It was never going to be easy, but it's just been made particularly hard for Mo Farah as he prepares for his marathon debut in London.
A super-elite field has been announced this week with the world's best marathon runners all queuing up to take on the British Olympic star over the distance on April 13.
Farah is aiming to become the first British man to win the race since Eamonn Martin 21 years ago and, for all that he has already achieved in his illustrious career, this represents somewhat of a career crossroads.
It will not be until after the marathon that Farah and his camp begin to make a firm decision on his targets and goals for the remainder of the year, and the race could well dictate the direction of his career from this point onwards.
As has been admitted by the double Olympic champion, so far there are no definite plans regarding competing on the track at either the Commonwealth Games in Glasgow or the European Championships in Zurich later this year. A great deal is going to be on the line.
His ambition of translating his dominance over 5,000 and 10,000m to the significantly longer distance of 26.2 miles is admirable, but is it attainable against such seasoned specialists?
To invest so much time and training in adapting to a very different event is always going to be a big risk, but under the tutelage of three-time New York Marathon champion Alberto Salazar he is going about his work in the right way.
Farah completed half last year’s London Marathon as a training run but taking on such a high-quality field this time around will be an entirely different proposition. He gained valuable experience last April, but this time the intense pressure and the expectation will engulf him.
Lofty ambitions always come naturally to the great athletes, and Farah is probably the greatest Britain has ever produced. But to move serenely to tackling the marathon distance against the world's best is a challenge that is hard to overstate.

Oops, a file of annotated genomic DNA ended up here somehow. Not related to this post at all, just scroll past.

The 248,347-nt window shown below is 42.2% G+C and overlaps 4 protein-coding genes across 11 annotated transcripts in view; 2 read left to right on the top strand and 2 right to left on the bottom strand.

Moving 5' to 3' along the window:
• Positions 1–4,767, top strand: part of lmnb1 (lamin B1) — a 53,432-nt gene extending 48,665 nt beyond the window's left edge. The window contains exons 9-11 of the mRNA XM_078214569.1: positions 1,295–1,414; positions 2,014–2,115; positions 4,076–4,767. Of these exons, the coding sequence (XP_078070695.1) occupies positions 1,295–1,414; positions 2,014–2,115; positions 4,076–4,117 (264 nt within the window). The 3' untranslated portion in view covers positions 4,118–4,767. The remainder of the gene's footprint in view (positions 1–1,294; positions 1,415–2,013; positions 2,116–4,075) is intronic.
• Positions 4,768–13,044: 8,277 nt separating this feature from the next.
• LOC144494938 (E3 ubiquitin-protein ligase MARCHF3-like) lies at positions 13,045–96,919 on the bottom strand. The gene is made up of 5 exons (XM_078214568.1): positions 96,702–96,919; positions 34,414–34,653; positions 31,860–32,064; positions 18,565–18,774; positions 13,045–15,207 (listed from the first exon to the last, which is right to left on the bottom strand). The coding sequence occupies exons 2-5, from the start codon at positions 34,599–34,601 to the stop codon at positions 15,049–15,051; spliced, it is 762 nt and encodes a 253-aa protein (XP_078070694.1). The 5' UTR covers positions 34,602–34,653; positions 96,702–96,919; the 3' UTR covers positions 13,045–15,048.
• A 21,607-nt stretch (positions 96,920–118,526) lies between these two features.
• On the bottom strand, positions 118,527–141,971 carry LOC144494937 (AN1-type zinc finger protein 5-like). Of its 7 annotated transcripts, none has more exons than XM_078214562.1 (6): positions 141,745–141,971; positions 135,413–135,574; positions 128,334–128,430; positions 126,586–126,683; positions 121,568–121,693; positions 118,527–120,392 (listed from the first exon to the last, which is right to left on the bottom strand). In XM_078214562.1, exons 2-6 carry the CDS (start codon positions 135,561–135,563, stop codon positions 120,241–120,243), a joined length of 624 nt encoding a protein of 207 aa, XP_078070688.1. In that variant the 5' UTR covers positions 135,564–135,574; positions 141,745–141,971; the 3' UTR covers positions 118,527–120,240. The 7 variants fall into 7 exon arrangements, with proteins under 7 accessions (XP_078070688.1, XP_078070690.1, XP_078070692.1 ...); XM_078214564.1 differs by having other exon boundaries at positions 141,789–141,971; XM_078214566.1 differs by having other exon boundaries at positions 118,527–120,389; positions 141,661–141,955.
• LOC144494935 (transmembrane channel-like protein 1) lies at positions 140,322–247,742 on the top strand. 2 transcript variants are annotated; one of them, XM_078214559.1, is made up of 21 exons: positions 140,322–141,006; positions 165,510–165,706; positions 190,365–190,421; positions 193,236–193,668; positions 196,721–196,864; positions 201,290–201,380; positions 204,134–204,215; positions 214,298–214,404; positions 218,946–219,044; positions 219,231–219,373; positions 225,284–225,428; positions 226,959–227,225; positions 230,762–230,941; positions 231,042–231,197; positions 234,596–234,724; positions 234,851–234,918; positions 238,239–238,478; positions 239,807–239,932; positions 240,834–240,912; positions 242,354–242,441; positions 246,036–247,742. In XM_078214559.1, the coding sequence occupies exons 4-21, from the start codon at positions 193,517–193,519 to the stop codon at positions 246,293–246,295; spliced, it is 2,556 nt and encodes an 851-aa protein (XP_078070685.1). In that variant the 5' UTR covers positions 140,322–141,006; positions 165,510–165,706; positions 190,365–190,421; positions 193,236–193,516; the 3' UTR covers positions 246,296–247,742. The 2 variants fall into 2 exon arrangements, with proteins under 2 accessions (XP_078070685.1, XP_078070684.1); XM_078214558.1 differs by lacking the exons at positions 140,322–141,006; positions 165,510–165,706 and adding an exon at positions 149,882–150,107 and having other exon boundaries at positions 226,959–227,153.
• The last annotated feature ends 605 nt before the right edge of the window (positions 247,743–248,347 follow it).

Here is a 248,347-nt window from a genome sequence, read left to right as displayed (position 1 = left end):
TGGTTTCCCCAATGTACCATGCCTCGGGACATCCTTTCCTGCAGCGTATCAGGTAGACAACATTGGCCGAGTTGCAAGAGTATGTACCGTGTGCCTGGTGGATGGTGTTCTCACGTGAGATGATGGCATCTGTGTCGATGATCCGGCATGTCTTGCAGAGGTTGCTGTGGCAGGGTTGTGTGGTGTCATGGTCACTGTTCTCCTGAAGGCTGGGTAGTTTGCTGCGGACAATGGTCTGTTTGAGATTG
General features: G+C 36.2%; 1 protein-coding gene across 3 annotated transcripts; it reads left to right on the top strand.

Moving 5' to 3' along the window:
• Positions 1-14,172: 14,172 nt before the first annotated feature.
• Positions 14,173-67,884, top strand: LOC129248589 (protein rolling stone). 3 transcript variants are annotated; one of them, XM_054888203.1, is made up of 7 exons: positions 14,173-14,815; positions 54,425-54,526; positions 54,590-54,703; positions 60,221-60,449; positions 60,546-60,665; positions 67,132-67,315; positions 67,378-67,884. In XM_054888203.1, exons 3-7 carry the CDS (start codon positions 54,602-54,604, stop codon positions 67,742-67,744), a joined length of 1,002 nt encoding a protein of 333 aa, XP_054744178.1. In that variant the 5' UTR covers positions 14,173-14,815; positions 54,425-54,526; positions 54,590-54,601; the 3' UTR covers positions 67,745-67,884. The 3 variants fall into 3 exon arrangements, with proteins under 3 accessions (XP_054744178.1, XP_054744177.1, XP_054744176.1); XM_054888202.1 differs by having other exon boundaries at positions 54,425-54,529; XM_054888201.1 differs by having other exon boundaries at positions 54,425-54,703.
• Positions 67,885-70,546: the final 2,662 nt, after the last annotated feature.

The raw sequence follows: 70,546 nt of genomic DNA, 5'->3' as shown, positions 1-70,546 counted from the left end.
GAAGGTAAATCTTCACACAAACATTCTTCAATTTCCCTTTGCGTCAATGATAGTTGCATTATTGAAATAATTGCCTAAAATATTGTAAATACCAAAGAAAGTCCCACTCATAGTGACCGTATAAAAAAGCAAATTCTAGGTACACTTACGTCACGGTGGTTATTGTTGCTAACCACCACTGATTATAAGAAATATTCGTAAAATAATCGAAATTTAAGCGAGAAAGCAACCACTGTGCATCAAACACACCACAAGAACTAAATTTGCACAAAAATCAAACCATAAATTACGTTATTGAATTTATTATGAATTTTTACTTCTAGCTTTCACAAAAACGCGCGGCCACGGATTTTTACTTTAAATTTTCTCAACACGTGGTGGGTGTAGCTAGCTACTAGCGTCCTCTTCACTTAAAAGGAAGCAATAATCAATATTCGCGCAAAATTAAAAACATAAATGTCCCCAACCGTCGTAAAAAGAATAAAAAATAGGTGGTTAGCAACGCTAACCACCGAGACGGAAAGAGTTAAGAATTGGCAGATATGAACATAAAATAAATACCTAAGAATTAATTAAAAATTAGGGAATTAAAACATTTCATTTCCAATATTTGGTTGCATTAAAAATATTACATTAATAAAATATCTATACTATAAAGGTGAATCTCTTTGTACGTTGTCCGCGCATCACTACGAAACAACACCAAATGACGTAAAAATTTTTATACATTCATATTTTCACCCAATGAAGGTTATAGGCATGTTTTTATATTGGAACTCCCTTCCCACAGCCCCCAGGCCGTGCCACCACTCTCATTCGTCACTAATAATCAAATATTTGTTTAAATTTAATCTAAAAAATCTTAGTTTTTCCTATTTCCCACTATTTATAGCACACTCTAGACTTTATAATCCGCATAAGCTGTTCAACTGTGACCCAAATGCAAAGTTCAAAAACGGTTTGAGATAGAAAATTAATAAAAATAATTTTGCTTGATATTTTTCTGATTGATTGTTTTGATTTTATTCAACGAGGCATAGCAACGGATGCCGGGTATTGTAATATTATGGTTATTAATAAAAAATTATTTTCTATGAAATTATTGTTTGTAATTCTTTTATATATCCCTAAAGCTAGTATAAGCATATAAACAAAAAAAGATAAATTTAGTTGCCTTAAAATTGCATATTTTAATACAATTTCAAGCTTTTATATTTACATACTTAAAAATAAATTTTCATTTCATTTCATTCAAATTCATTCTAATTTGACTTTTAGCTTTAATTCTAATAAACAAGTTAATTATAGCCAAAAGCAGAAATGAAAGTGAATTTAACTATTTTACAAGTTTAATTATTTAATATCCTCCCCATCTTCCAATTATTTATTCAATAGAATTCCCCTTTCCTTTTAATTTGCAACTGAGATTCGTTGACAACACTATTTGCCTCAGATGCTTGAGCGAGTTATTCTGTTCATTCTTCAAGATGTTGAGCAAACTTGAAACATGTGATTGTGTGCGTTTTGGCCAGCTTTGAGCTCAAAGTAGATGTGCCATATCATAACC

Even eclipsing the British record of 2:07.13, set by Steve Jones 29 years ago in Chicago, will not come close to challenging the world's best if they are at the top of their game.
Six runners in the field announced for the London Marathon have gone under 2:05. Emmanuel Mutai will be present - the Kenyan star who set the course record of 2:04:40 three years ago.
Also in the field are Geoffrey Mutai, who has run the fastest - albeit not officially recognised - marathon in history, Wilson Kipsang, the world record-holder, and Stephen Kiprotich, the Olympic and world champion from Uganda. Oh, and Ibrahim Jeilan, the Ethiopian who beat Farah to gold in the 10,000m at the World Championships in Daegu in 2011, and last year's winner, compatriot Tsegaye Kebede.
As Hugh Brasher, the London Marathon race director, said: "Much attention in Britain will focus on the performance of Mo Farah and we are very pleased that he has chosen London to make his marathon debut.
"But it will be an extremely tough challenge for Mo with the quality of the elite field as high as ever." Again, that's an understatement.
Farah has admitted that competing for glory at the London Marathon was a boyhood dream and it would represent a quite stunning career development for the athlete.
"I am expecting it to be one of my toughest races and a real learning experience," the 30-year-old said. "I gained a lot of valuable experience running part of the course alongside the top guys last year and can’t wait to race over the full distance this April.
"The London Marathon always attracts the world’s best runners to its elite fields and this year will be no different. I had another great year on the track in 2013, but the marathon is my main focus for this year.
"As a young boy growing up in London it was always my ambition to run the London Marathon, and to be able to make my marathon debut in my home town is very special."
As for his plans until April, Farah is to continue his intensive training in Portland, Oregon before embarking upon a period of high-altitude work in Kenya later this month.
He may end up having endured a chastening experience in what is his first competitive marathon, but the risks are surely far outweighed by the potential of confirming his status as arguably the best all-round athlete in the world.